Imelda May was sitting at her kitchen table, waiting for the phone to ring, when Patrick Davis, a friend and fellow musician, arrived at her door.

“He came around to my house as I was in the middle of heartbreak,” May said. “He said, ‘Write it.’” Teary-eyed, she wrote it right there, as Davis played a delicate guitar riff over and over. The result is the sweet, spare lament, “Call Me” — the equally stark music video, featuring an acoustic performance of the song, premieres on W, below.

It was a rare foray into co-writing for May, who has written and produced the majority of her own material throughout her career because, as she put it, “I’ve always known what I wanted to hear.” In addition to co-writing, she also relinquished production to the able hands of T-Bone Burnett, who masterminded the sound of her upcoming album, currently slated for 2017 release.

“Some of my favorite songs, they reveal a lot but they don’t say so much,” she added. “So I wanted to do that with this song.”

The single debuted November 18, May’s first new track since her rockabilly-inspired 2014 album Tribal, and it marks something of a new sound (and a new look) for the Irish singer-songwriter. In the stripped-down video, May sits on a stool, accompanied by two guitars (one acoustic, one electric). Gone is the bass, the gentle drum line, and her iconic ’50s-inspired coif; instead, her hair curls loose around her shoulders, her face framed by bangs. Gone, too, is any sense of hurry — this new “Call Me” is slowed even from the already leisurely recorded version.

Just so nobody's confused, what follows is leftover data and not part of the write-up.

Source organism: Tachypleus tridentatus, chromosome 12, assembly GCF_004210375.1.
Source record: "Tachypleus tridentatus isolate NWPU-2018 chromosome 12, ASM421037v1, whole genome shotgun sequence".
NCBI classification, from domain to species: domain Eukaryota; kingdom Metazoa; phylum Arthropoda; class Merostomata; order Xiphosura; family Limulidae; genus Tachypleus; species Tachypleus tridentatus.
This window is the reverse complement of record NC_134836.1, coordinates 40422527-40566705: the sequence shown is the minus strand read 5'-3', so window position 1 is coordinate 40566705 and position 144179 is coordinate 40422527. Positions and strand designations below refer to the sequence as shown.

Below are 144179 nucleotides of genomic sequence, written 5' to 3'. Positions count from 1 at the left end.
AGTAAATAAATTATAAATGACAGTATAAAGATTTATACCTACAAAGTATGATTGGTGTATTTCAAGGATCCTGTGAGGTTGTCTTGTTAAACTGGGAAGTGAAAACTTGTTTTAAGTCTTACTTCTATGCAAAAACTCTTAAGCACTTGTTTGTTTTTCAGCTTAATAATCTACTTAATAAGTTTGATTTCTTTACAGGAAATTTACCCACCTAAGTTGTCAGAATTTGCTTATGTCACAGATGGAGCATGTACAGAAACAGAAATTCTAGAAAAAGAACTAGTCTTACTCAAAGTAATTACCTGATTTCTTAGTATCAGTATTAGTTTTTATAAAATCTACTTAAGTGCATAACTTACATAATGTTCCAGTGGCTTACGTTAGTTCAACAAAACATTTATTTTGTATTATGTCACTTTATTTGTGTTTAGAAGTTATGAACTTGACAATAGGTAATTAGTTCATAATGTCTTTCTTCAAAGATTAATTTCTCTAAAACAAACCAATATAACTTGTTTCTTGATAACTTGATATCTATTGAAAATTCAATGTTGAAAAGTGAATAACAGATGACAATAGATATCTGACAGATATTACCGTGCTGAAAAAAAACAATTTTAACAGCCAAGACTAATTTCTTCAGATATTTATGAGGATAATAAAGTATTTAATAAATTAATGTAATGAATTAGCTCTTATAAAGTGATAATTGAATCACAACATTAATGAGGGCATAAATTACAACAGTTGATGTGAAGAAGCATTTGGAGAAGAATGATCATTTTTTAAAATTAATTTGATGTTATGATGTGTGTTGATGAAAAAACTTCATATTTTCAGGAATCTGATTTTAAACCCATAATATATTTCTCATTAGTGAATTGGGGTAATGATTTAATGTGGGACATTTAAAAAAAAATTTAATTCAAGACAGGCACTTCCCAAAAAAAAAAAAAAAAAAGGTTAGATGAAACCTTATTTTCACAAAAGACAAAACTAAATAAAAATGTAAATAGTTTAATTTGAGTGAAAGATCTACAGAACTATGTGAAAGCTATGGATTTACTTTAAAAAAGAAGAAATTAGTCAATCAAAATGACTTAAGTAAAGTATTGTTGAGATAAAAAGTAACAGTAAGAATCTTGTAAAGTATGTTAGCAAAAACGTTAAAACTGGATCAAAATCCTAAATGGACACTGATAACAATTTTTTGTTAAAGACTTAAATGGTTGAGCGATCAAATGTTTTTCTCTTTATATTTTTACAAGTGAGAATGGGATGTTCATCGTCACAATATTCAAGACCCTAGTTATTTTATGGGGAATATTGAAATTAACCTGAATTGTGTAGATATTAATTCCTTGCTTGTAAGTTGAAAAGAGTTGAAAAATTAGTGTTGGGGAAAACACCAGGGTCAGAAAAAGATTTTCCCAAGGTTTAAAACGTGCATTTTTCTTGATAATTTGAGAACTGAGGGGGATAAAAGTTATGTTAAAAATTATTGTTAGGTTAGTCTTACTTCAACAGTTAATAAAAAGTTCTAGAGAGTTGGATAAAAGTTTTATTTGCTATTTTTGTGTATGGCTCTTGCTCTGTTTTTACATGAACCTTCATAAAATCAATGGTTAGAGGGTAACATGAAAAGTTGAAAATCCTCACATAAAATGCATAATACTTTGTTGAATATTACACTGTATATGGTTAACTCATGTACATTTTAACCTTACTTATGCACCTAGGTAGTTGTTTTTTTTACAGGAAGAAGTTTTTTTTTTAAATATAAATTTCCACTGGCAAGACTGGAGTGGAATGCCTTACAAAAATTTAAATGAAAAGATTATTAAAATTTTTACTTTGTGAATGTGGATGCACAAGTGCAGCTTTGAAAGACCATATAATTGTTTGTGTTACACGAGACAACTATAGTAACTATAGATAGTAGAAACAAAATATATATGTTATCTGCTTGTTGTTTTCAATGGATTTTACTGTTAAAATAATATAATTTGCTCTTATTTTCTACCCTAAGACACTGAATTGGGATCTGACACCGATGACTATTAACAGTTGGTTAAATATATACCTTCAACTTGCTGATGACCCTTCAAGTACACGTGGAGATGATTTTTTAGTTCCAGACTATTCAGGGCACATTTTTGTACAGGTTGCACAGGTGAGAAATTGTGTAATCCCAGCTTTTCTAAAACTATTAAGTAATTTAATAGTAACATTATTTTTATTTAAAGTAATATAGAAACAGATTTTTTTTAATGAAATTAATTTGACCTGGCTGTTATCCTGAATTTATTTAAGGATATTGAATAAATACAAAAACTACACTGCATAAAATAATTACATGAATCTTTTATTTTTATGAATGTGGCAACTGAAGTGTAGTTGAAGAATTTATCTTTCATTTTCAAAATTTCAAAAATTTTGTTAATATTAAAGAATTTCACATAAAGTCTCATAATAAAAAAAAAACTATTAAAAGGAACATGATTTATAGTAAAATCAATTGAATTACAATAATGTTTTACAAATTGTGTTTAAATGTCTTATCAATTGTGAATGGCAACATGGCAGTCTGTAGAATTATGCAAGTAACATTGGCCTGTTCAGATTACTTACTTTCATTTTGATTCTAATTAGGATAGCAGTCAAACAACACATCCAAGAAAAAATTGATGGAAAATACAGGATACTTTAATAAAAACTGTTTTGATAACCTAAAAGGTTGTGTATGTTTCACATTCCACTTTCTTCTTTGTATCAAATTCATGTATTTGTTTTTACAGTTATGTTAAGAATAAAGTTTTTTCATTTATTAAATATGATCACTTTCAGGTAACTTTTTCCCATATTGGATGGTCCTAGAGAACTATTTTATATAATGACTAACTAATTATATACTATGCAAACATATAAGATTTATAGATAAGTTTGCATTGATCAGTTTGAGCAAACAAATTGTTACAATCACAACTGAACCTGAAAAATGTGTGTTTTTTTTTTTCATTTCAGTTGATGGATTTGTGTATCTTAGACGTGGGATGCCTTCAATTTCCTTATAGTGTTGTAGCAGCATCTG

“Call Me” was the last track that emerged from a period of intense writing that followed May’s personal and professional split from her husband of 14 years, guitarist Darrel Higham, in July 2015. She put the song on paper just before she went into the studio to record it for her upcoming Burnett-produced album — but this live version is even rawer. (Though she assured me the session didn’t only produce breakup songs, and the album isn't a breakup album.) And even after she recorded “Call Me” — the last song she wrote before recording her new album, and the first one to surface as a single ahead of its release — she kept writing.

“If I’m not creative,” she said. “I implode — or explode.”

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